Witch hazel extract from the bark and leaves of Hamamelis viginiana has a long history of use as a natural remedy. Native Americans boiled the stems to create a distillate and used it for insect bites, skin rashes, poison ivy, poison oak, sore muscles, bruises and hemorrhoids. The first settlers learned about witch hazel’s healing properties from the Native Americans and in the 1870′s it began to be produced commercially by Thomas Newton Dickinson. Amazingly that brand still exists. The next time you’re in a drug store look for Dickinson’s Original Witch Hazel.

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Mary Beth: It was a year ago that I got serious about beekeeping; I had just put in my order for a package of honeybees and I was so excited. But I really had no clue about what I was getting myself into (neither did my husband!). Sure I’d read a lot and spent countless hours learning as much as could, trying get a feel for what it was going to be like. And you newbies will do the same thing. Be forewarned though, all the research is very helpful, but beekeeping is really a hands-on kind of thing. No amount of research is going prepare you for the rush you’ll get when you see them for real in their screened box, or when you dump them in their new hive, or when they start to build the first honeycomb, or… I could go on and on.

As I went through this first year of learning to be a beekeeper, I kept reminding myself to make note of the important things I wanted to pass on to those of you who are thinking of getting your own hives — you’re going to make mistakes, you’re going to get stung, and there will be times when you’re going to feel seriously overwhelmed. But you are going to love those bees!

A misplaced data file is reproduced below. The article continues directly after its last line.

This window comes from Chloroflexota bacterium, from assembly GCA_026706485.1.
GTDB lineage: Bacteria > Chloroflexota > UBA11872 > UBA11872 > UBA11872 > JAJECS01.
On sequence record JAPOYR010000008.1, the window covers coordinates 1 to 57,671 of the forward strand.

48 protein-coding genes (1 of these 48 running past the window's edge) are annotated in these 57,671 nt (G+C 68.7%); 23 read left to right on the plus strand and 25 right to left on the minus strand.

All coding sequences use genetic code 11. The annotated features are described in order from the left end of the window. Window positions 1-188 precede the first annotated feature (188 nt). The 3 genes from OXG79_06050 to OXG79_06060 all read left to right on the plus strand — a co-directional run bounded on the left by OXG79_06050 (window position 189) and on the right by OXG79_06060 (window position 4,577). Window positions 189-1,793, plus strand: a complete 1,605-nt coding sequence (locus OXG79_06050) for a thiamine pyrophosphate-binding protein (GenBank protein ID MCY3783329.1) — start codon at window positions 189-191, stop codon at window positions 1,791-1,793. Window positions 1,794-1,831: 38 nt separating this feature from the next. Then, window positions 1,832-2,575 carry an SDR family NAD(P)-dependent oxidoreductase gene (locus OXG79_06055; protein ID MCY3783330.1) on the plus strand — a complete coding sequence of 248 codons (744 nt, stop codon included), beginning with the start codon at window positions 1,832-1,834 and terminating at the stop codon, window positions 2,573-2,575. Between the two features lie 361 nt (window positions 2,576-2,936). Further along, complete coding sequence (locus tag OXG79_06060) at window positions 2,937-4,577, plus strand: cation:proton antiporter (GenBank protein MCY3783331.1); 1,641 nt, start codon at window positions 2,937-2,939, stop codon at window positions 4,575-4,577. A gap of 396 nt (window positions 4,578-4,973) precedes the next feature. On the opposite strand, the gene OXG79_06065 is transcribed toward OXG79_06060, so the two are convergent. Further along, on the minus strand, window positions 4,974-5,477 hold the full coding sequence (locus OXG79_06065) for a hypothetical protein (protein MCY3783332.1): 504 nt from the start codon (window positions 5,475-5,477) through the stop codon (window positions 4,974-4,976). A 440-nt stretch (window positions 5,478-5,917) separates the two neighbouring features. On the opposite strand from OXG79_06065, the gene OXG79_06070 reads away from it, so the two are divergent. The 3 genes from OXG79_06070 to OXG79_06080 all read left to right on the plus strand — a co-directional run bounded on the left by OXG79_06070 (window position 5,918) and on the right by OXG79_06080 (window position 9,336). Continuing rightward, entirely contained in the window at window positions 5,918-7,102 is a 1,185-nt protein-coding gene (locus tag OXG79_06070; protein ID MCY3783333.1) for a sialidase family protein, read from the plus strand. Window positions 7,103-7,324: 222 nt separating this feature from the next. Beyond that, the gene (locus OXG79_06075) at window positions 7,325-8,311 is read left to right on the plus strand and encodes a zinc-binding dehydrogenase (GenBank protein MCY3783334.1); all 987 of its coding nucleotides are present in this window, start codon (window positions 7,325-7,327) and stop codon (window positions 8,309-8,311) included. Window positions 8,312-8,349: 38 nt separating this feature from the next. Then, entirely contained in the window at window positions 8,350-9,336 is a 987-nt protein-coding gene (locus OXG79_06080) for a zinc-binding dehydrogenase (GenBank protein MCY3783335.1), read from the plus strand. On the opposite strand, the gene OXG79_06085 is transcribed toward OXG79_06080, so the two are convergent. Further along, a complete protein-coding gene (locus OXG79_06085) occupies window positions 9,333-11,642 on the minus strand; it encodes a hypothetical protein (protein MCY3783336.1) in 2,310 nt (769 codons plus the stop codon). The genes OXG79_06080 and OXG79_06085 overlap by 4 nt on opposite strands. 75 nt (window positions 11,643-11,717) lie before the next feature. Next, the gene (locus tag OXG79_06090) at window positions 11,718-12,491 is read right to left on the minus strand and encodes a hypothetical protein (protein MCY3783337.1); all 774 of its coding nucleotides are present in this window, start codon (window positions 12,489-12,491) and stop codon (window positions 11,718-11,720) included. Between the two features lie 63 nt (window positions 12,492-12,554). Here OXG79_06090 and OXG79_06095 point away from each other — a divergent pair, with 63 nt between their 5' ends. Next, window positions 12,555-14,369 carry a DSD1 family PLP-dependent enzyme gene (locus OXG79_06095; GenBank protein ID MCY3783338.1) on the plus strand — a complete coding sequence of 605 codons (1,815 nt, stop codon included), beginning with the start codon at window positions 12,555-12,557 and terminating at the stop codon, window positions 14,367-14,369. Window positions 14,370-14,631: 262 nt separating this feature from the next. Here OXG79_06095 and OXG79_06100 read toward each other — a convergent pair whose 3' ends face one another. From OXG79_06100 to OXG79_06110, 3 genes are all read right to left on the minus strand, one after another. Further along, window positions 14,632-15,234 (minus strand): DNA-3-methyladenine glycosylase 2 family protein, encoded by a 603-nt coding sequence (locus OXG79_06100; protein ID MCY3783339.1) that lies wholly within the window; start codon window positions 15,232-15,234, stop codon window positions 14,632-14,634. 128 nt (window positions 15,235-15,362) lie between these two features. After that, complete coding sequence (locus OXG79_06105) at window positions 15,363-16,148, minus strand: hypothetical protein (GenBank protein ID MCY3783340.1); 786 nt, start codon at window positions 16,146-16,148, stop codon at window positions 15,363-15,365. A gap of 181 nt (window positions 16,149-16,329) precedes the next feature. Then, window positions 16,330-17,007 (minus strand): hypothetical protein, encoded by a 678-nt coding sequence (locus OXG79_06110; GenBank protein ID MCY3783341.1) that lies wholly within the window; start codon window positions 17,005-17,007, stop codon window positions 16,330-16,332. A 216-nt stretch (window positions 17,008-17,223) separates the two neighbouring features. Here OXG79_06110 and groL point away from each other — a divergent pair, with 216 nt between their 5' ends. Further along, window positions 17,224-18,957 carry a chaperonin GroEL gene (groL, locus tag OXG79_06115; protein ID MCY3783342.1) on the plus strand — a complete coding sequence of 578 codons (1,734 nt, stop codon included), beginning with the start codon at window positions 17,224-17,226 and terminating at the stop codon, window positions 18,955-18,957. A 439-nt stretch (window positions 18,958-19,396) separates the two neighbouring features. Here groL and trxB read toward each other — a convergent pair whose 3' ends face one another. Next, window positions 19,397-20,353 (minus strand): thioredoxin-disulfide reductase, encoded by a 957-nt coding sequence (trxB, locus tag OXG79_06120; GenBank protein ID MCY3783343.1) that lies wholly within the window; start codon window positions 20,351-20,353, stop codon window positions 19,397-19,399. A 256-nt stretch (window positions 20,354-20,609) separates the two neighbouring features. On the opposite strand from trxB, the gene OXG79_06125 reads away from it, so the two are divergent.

Here are more tips and some words of encouragement to all the newbies scrambling to get every piece of information you can before your bees arrive.

Ray building the Top Bar Hive

  • Consider a Top Bar Hive, you’ll spend a lot less time and money preparing for your bees. Did I say a lot more money?!  I cringe at what I could have saved if I’d known at the beginning what I know now about the TBH.
  • Have your hive set up before the bees arrive.
  • The hive entrance should be facing the south to southeast if you can.
  • Bees will fly into and out of the hive in the direction that the entrance is facing, so make sure the bee flight path is directed away from sidewalks, streets, etc.
  • If you have to deal with close neighbors or walkways, etc., place a fence or a barrier a few feet away from the hive entrance. That will make the bees fly upwards and out of harm’s way.